Mozilla over the weekend scrambled to come up with a fix for a bug that crippled most Firefox add-ons.Engineers issued an update for the desktop brows
Mozilla over the weekend scrambled to come up with a fix for a bug that crippled most Firefox add-ons.
Engineers issued an update for the desktop browser Sunday afternoon that addressed the issue. That update followed a Saturday hotfix released via a little-known component that lets Mozilla feed pre-release code to Firefox users and then collect data from the browser.
The problem was traced to the certificate used by Mozilla to digitally sign Firefox extensions. When the organization neglected to renew the certificate, Firefox assumed the add-ons could not be trusted – that they were, in other words, illegitimate at best, potentially malicious at worst – and then disabled any already installed. Add-ons could not be added to the browser for the same reason.
Mozilla acknowledged the screw-up Saturday. “We’re investigating an issue with a certificate which may cause your @firefox extensions to stop work working or fail to install,” the company’s Add-ons Twitter account stated.
Some users were livid. “How much longer? This is nuts,” ranted aa_lique in a message to a support thread. “Nothing is working now.” Others threatened to dump Firefox or said they’d already switched to a rival.
A few took it in stride and asked others to calm down. “Your lives will not be permanently ruined … don’t go hyperventilating,” advised scruffy1. “Breathe in, breathe out; it will be better soon.”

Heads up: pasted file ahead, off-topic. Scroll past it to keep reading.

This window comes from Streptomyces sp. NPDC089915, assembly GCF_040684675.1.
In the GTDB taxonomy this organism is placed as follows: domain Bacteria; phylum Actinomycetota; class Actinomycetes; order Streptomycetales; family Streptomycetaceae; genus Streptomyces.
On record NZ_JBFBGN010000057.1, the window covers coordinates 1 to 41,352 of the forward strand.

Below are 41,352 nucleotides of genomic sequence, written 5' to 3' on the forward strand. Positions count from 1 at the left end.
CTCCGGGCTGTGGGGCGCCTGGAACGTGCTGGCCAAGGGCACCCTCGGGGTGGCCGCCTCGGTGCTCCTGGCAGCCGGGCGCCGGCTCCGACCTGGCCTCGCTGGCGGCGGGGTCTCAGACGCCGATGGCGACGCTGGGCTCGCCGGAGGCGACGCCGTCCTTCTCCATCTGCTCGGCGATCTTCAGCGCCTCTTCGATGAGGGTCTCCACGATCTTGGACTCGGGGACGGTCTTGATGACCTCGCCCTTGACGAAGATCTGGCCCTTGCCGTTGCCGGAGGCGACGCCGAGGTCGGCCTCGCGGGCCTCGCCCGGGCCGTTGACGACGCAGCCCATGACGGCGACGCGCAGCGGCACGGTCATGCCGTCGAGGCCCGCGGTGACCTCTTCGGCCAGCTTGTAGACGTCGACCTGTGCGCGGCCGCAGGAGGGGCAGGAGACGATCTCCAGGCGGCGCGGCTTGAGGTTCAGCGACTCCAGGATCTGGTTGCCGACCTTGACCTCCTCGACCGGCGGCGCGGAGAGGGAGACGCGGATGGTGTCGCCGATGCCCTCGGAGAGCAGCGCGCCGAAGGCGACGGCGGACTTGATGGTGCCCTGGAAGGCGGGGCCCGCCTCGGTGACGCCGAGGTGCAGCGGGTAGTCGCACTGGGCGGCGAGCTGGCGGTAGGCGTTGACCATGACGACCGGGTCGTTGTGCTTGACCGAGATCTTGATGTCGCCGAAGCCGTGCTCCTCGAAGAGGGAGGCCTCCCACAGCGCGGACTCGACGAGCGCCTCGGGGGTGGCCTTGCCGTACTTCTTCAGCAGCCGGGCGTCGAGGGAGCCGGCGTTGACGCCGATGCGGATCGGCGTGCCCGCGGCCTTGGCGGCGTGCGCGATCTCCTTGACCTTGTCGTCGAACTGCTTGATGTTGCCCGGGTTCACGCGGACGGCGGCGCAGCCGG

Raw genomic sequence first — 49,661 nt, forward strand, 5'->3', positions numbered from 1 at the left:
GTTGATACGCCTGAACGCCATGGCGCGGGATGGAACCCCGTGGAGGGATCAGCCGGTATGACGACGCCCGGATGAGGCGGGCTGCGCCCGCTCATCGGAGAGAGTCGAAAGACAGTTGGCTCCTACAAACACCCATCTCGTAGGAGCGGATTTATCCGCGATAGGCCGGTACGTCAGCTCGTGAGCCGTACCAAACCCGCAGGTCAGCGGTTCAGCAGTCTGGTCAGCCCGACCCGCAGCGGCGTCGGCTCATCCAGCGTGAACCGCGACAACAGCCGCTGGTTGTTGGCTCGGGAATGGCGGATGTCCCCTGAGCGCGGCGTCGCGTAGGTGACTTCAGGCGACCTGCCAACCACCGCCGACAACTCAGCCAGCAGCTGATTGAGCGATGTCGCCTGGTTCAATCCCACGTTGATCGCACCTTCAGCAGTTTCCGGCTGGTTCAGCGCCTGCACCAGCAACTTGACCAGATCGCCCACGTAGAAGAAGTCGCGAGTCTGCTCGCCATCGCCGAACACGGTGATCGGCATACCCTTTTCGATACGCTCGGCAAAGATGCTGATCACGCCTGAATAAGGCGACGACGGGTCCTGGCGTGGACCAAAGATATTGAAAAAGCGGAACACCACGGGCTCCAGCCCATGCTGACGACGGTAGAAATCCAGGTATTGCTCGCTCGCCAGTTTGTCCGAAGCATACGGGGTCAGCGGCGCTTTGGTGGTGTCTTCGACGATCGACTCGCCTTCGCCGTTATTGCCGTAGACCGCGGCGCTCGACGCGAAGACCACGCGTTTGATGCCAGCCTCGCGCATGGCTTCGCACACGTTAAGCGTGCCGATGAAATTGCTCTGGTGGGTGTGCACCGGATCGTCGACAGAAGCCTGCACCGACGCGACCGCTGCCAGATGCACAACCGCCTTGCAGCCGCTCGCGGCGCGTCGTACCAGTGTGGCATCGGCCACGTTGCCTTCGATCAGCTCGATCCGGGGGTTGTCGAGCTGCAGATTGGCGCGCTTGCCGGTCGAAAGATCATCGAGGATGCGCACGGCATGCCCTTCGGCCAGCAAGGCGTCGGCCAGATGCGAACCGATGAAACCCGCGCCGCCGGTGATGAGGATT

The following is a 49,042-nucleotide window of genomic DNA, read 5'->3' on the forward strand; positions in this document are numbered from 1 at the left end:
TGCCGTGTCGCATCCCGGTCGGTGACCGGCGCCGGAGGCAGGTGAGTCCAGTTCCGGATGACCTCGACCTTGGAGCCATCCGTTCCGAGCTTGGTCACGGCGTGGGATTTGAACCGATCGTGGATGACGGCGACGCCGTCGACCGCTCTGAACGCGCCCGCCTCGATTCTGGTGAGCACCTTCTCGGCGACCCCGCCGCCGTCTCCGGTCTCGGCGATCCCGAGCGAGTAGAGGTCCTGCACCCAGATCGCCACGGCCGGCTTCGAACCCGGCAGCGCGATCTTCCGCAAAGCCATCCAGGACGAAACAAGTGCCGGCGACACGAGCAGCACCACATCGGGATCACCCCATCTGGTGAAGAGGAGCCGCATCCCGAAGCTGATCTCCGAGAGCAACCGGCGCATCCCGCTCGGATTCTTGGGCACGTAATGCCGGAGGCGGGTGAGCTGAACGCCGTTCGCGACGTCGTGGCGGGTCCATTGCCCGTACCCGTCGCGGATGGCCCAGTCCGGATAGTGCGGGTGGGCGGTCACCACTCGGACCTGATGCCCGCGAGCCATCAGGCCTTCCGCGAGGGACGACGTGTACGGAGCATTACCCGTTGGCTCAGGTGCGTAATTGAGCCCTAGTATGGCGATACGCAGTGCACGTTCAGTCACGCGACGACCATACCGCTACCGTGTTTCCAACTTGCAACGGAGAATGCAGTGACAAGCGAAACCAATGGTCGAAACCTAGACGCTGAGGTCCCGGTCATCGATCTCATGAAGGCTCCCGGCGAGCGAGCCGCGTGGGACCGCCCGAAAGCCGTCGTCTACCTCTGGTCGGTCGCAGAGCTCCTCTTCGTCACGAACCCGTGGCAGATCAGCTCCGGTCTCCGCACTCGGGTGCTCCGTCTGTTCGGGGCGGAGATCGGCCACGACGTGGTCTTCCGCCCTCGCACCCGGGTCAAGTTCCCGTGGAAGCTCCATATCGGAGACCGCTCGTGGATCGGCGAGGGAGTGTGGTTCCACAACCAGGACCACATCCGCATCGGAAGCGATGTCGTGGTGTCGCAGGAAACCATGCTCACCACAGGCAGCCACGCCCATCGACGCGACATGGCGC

Mozilla crafted a temporary fix for the desktop versions of Firefox and pushed the patch to the browser using the Studies system. Mozilla uses Studies to push test code, sometimes for new features, to a subsection of the Firefox user base; the organization has also used Studies to collect data on users’ reactions to sponsored content.
Studies is switched on by default, something that likely surprised most users. To change Studies’ settings, users should call up Firefox’s Preferences, select “Privacy & Security” from the pane on the left, scroll to the “Firefox Data Collection and Use” section, then check or uncheck the box labeled “Allow Firefox to install and run studies.”
(To view the completed studies and those underway, users can type about:studies in the address bar and press Enter/Return.)
Mozilla used Studies to deploy the hotfix as soon as possible rather than make users wait for a full browser update. Some reported that they didn’t receive the hotfix or that it had not enabled Firefox’s add-ons.
Sunday afternoon, Mozilla shipped a Firefox update – 66.0.4 – that corrected the certificate chaining error and put things right. “There are remaining issues that we are actively working to resolve, but we wanted to get this fix out before Monday to lessen the impact of disabled add-ons before the start of the week,” wrote Kev Needham, a product manager on the add-ons team, in a post to a company blog. The “remaining issues” Needham mentioned included themes that may need to be enabled manually and some add-ons that must be reinstalled.
Also updated: Firefox on Android and Firefox ESR (Extended Support Release), the enterprise-grade version that stays feature-static for a year or more.
Although Mozilla acted quickly – the Firefox update was available about 48 hours after reports began flooding social media – the certificate gaffe may trigger desertions. Firefox, whose user share languished over much of the past year in the single digits, doesn’t have room for error. Mozilla’s browser last month had less than a sixth of the share of Google’s Chrome and only 70% of Microsoft’s two browsers, Internet Explorer and Edge.